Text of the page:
Economic impact models released by the University of Georgia show potentially “catastrophic” damage to the state’s fresh produce industry under the Trump Administration’s U.S. Mexico Canada Agreement.
The Policy Brief, authored by Jeffrey H. Dorfman, Julian W. Worley, and Sharon P. Kane of the Agricultural and Applied Economics Department at UGA suggests job losses from 3,300 to 8,600 and financial losses from $340 million to $900 million.
“The state is on track to lose nearly one billion dollars in annual economic output and over 8,000 jobs unless something occurs to slow down the increase in lowpriced (sic) Mexican imports of blueberries and vegetables,” the brief said. “On a county-by-county basis, the losses in a few cases will likely reach economic damage rarely seen since the Great Depression.”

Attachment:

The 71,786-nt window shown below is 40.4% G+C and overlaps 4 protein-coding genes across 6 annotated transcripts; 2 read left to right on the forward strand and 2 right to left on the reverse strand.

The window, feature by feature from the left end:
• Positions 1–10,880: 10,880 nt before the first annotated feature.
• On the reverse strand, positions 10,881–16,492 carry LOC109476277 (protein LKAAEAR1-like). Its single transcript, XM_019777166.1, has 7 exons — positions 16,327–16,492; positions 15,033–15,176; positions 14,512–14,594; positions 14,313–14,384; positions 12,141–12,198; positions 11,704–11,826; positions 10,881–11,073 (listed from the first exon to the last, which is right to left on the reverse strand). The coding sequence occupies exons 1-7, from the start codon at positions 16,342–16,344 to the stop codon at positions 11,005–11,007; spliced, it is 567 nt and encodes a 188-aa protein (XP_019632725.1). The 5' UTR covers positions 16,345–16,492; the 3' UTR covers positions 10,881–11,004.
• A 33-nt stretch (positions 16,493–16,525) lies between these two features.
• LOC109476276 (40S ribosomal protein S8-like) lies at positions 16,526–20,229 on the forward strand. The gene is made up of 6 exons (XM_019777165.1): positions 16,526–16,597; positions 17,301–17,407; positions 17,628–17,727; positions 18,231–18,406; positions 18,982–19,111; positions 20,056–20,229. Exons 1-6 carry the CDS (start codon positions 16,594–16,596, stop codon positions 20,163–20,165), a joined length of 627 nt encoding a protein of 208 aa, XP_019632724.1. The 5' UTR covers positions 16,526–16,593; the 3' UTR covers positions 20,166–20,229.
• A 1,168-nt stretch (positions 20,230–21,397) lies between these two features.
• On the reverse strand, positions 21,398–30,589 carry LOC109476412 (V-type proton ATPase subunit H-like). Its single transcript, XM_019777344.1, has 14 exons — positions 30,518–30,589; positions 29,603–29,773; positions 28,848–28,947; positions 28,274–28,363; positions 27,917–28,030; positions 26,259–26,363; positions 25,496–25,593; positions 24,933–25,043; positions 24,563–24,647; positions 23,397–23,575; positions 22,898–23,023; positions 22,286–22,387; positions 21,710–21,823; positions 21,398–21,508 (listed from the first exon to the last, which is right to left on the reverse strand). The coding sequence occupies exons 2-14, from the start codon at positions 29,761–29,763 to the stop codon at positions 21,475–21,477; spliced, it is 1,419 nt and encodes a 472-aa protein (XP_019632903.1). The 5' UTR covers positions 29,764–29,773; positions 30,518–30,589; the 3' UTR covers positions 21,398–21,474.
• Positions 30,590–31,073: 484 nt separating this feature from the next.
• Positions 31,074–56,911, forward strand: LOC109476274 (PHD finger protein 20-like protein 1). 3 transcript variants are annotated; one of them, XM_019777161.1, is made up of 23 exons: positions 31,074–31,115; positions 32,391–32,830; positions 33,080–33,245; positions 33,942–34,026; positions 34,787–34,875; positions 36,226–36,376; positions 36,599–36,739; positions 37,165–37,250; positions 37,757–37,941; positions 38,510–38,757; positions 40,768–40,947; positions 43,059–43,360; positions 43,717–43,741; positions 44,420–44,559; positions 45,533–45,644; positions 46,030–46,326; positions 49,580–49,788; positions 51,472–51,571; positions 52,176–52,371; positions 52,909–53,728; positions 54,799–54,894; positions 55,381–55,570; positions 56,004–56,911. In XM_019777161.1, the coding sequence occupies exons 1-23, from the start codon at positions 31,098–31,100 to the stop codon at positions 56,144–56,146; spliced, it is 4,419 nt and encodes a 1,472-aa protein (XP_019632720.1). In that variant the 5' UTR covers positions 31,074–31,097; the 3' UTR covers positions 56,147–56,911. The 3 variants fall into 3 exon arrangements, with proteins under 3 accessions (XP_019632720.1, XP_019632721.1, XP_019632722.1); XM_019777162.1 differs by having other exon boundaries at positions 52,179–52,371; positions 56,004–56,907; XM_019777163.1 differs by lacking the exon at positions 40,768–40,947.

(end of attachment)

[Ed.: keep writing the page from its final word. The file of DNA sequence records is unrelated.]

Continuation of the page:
Economists studied blueberry, bell pepper, cucumber, eggplant, squash, and tomato production in Georgia compared to Mexican imports and concluded Mexico’s growing season has expanded to overlap and overtake Georgia in the marketplace.
“In recent years Mexico has greatly expanded the weeks during which their imports compete directly with Georgia fruits and vegetables,” the brief said. “Georgia’s natural seasonal advantage has been diminished by Mexican imports arriving during Georgia’s selling season at prices well below Georgia’s production costs.”
The brief suggests the new USMCA – the Trump Administration’s replacement for the North American Free Trade Agreement, or NAFTA – needs to be renegotiated.
“The new USMCA as currently constituted contains no provision to protect American producers from seasonal damage or government subsidies, providing no remedy or relief mechanism to preserve the ability of American growers to compete fairly with Mexican imports,” the brief said. “Thus, unless the current deal is amended, these Mexican imports can cause extensive economic damage to Georgia (and American) fruit and vegetable growers with no remedy available to American growers.”
The USMCA was signed by Mexican President Enrique Peña Nieto, Canadian Prime Minister Justin Trudeau and President Trump on November 30, but has not yet been ratified by Congress.